Sunday, April 27, 2008

Save Our Libraries

Now, you don’t have to leave home to check out books from public libraries. Better yet, you can forget those pest late fees. Libraries are now starting to offer books for download with expiration for loans built in, so access is denied after a pre-determined date, and no late fee is incurred.

For those with vision problems, libraries accommodate not only by offering audio books but also loan MP-3 players to listen to those books. Library videos also can now be checked out online, similar to movie online subscription services, but without the out-of-pocket fee.

To learn more about how public libraries are implementing technologies to accommodate patrons, check out this April 20, 2008
New York Times article. How do you think changes in the public library will affect school-aged children? What do you think your local public libraries should be doing technologically to make their services more attractive to this population? In general, what do you think of libraries offering more online services, which might affect their in-person patron services? Here is the link to The New York Times article:

Hope you can access it without having to log on. Even if you can’t access it, you can still post comments to the topics summarized in this blog posting. I have also heard that libraries might be opening cafes to duplicate the experience of bookstores with this amenity What do you think of that idea? What about ice cream parlors in libraries? Will that attract young patrons for the right or wrong reasons?

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Jamie Sacharko said...

I'm a library fan and have mixed thoughts regarding this idea. The atmosphere of the library is quiet and relaxed and a great place to go to be surrounded by that which I love most, books. I also love the environment of the bookstore, but you certainly do have more noise and distraction available to you in that atmostphere. Libraries going online and offering technologically savvy options is going with the times. Its the way of the future. I believe that there will always be the need for books because people still like and even need to physically hold a book in their hands to enjoy it. PLUS...please...who can sit in front of the computer to read an entire book? The headaches alone!!

Ice cream in the library? I actually think Farmington library has initiated this idea of putting in a coffee bar and a teen area to attract younger crowds. It could definitely lead to a misinterpreted use of a space. Teens can turn it into a hang out place and little reading will get accomplished. I do suppose I'd rather that teens are hanging out at the library rather than somewhere else.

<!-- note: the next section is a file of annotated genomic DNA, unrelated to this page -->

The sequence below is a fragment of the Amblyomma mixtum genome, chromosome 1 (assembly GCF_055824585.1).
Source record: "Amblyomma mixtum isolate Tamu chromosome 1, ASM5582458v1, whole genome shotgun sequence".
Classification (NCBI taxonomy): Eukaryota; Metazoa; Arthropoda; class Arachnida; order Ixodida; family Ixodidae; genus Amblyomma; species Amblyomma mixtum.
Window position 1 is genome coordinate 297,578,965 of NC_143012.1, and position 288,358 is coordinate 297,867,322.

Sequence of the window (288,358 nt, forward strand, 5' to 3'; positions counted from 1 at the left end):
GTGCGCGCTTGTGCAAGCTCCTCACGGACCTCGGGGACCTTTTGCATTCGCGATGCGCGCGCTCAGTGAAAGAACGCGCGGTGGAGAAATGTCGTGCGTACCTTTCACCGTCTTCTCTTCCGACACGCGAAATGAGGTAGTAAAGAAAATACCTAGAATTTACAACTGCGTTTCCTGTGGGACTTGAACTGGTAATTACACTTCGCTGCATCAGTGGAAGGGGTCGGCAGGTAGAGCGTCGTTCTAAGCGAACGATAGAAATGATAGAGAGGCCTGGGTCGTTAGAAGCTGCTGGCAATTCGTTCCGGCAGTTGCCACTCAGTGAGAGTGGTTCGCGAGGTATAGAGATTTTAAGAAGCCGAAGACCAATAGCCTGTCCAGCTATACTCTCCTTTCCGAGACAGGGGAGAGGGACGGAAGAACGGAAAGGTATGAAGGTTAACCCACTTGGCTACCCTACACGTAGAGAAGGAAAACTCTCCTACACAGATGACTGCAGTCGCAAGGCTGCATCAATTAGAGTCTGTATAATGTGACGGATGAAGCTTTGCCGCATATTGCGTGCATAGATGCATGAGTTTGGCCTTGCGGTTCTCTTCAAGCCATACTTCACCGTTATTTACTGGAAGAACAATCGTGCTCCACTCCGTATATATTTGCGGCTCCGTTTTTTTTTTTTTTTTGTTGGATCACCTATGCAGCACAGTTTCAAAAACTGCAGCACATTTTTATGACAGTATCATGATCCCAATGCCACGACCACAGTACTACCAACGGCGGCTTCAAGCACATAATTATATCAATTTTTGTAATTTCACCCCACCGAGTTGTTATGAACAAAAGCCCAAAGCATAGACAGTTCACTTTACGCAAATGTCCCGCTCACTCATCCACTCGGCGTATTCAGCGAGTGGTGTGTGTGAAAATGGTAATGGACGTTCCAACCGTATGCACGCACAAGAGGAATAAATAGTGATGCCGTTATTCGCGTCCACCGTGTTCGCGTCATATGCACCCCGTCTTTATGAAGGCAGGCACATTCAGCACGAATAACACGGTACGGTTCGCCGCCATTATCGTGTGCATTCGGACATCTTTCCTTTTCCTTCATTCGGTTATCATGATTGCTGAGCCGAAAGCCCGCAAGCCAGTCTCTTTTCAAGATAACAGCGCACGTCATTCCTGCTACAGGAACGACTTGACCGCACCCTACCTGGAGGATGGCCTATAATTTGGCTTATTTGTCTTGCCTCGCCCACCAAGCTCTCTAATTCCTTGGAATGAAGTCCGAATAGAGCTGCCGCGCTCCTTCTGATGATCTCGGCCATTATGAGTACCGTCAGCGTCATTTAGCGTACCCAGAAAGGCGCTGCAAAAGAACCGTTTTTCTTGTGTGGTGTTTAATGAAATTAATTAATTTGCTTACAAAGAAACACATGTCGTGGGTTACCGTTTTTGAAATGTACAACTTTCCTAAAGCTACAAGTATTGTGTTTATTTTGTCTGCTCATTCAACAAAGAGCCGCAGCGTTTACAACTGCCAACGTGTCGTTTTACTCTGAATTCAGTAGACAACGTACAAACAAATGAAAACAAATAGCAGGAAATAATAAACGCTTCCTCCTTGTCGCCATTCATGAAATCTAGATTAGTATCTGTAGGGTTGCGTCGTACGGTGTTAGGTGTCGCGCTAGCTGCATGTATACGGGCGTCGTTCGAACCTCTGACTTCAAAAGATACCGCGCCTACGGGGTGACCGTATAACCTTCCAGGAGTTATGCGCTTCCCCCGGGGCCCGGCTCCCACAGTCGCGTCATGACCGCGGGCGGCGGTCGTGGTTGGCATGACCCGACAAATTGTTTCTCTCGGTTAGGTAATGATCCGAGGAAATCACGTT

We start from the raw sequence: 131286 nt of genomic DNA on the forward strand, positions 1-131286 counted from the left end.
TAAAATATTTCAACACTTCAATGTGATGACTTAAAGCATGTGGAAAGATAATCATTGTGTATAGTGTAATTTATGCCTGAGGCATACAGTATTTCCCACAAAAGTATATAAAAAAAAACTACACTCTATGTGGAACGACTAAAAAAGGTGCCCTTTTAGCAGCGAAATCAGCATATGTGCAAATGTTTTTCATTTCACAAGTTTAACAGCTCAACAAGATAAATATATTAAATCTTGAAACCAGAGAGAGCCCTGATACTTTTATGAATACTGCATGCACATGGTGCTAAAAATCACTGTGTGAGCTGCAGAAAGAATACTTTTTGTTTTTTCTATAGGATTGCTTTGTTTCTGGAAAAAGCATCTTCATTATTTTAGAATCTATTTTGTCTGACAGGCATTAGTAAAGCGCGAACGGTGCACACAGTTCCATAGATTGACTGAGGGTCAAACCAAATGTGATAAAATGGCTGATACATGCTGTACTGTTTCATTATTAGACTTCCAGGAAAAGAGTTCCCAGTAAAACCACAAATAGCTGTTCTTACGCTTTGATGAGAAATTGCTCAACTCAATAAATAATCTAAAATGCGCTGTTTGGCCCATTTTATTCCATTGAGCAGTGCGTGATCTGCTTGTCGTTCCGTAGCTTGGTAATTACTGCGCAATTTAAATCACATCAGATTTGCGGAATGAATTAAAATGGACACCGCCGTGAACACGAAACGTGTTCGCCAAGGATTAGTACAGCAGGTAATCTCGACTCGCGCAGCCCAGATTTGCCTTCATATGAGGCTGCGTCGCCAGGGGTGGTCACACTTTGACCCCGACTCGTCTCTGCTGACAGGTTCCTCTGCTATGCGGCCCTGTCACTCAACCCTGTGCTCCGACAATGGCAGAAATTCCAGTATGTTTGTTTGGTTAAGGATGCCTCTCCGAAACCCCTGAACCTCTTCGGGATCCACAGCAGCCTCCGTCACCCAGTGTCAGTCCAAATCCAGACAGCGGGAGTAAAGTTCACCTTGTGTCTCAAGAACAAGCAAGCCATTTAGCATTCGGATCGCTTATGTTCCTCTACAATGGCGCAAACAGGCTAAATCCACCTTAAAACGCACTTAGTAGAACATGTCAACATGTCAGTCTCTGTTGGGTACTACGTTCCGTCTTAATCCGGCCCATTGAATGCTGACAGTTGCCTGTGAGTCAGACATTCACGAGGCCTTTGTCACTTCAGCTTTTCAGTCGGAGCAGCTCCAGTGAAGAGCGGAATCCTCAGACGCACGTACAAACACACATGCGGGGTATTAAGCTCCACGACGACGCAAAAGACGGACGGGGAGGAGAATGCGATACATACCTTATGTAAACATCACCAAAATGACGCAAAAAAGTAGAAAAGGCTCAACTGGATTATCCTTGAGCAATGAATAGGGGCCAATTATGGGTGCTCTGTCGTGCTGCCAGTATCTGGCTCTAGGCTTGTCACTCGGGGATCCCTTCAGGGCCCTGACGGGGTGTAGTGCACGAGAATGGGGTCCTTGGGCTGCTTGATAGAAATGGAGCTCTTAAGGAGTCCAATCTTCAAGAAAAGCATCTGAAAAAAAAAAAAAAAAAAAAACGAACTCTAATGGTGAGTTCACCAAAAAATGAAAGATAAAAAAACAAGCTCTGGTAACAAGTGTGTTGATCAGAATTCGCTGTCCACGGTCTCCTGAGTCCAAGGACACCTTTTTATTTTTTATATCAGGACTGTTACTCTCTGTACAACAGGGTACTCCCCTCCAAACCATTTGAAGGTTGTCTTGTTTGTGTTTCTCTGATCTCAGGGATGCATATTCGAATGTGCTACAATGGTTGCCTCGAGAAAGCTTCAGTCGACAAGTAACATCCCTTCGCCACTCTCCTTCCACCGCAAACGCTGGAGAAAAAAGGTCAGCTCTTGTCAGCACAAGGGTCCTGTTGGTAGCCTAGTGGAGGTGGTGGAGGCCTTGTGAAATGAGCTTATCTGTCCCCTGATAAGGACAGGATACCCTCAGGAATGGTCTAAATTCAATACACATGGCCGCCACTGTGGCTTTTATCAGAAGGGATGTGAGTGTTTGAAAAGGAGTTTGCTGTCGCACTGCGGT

Meg H. said...

While I am a fan of the library, I would really like idea of sitting at home in front of my computer to read a book. The idea of no late fees is a winner!

On the other hand, as a parent, I would have to access or place a limit on what my child has access to. We have all heard of situations that teenagers have gotten access to which isn't always appropriate.

As an educator, my concern revolves around chidlren living in poverty.. These children don't always have acess to computers, so finding a way for these children to access computers might be an issue. You can't assume that every child today has access to a computer. If so, what does the child have access to? Is the computer online ready? Furthmore, what type of supervision is going on at home.

michele said...

I agree with Jamie. I love spending time in the library and could easily get "lost" there for hours. I think there will always be the need for the physical environment of the library and actual books. I really do not like to read from the computer and will sometimes even print longer articles to read. However, I do find it very helpful to access the library from home and place holds and renewals easily.

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